A place Among things.

Daniel Montero
...and so it shall become rift. Luis Felipe Ortega.

It’s likely that most of the work Luis Felipe Ortega has made in the past ten years is concerned with the production of spaces, based on relationships established among fixed and moving images, bodies, objects, sculptures, sounds and texts. This is the common thread that links up many of his areas of interest and that articulates his ideas. Yet this categorical affirmation demands clarification, since it might appear somewhat reductionist. This is not the case. Indeed, what allows me to make this claim is found in the very concerns he raises: what does it mean to produce space and under what circumstances it this possible? What type of procedures does he carry out and how? What images, objects, sculptures, bodies, sounds and texts? How do all these elements in turn affect each other? What type of experiences emerge?

In effect, the production of space, as understood by Ortega, has to do with how these relationships are put into play, and how they take a unique form in each of his works. So firstly, we must consider the placement, that is, the way that objects and bodies are situated in specific places, not because they necessarily belong there, but because it is there, in those places, that Ortega makes them exist. By conceiving of spaces as something that are not given a priori, but as something that must be inhabited, filled and even discovered and represented, they can only exist in these works and interventions. Naturally, this applies to a particular experience, since the relationship between place-object-body is localized in all the works he presents.

In this way, the tension always arises from a triple relationship expressed in each work: first, that of time-space; second, that of form-material-image; and third, that of form-content.

Concerning the first of these, it is evident that time and space are always unstable, because they appear in both synchronic and anachronic form in their use of references from art and cultural history, from the landscapes they were once in and the objects they once saw; in addition, of course, to the presence of the work in the space where it is installed and its connection with the viewer. All these relations are manifested by spending time with the works, ensuring they never lose their relevance. In this sense, we could say that time is the space that is produced in the presence of the work. With regard to the second relationship, form-material-image, each element is subordinate to the other, depending on the experience that Ortega seeks to produce, calling up a new instability. It is not that the form is more important than the material or that the material holds a privileged position over the image, but that, depending on the work, Ortega questions the image by means of the material, and in turn it takes on specific forms. As a result, there is no happenstance in the way that Ortega selects, uses and composes his forms, his images and his materials, emphasizing that while the procedure involved in executing them may be highly rational, it is based on intuition and emotion.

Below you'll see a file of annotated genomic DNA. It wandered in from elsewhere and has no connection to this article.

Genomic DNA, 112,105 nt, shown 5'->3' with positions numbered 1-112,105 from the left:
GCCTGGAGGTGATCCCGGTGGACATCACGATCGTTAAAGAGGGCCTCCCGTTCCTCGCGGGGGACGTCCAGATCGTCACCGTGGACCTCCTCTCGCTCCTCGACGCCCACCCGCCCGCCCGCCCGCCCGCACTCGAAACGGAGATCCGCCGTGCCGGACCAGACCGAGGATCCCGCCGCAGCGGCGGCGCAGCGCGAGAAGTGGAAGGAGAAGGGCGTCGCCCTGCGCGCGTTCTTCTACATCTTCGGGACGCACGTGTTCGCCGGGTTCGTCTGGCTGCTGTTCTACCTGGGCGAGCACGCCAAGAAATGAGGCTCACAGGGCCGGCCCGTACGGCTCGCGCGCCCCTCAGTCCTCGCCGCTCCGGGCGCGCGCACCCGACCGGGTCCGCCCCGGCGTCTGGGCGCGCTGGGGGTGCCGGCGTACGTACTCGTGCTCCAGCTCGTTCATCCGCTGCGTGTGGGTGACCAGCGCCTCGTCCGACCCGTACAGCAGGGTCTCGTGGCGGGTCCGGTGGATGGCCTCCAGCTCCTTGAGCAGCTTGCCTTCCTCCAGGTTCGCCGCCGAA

Finally, beyond specific meanings, the works accompany the spectator in the space. Asking what they mean is a kind of violence that negates the possibility of an encounter with them. It would therefore be more appropriate to ask what each of them produces, making their meaning something that is strictly localized. These effects of the works cannot be repeated: they can be talked about, but the trace they leave is not limited to language.

The exhibition …y luego se tornará resquicio is a staging of all these circumstances, since it was conceived to generate singular experiences in each of the space of the Amparo Museum.

Production of Spaces

This production of spaces happens in at least four ways. The first is through installations that happen in given spaces and that interact with the architecture in a specific manner. A paradigmatic case is Black Box (2016), a cube measuring 244 cm (96 inches) on each side painted with black acrylic paint, plaster and marble dust, which was first installed in an uncompleted house in such a way that it hindered passage and distorted the light. In the case of the exhibition …y luego se tornará resquicio the same idea is taken to two key spaces of the Amparo Museum: the lobby and first gallery (A4), where the tour begins. These interventions alter the architectural space with their presence, which depends on their scale, volume and materiality, creating a new place. In the case of Open Space, the work plays with the ceiling heights and with the large area in which it is placed, leading to its existing in different ways depending both on the angle from which it is observed, and also how far away the observer stands. By contrast, the work Closed Space, located in the first gallery, clings to the ceiling of the museum and fills the entire space, making it impossible to see all at once and forcing viewers to move around it and adapt their bodies in order to enter. In this way, altering the height of the museum space with the volume of the work and its color cancels the comprehension of a totality to become full presence. The way in which Ortega alters architectural space means his works acquire a concrete singularity in the place in which they are installed, making the experience of them unrepeatable.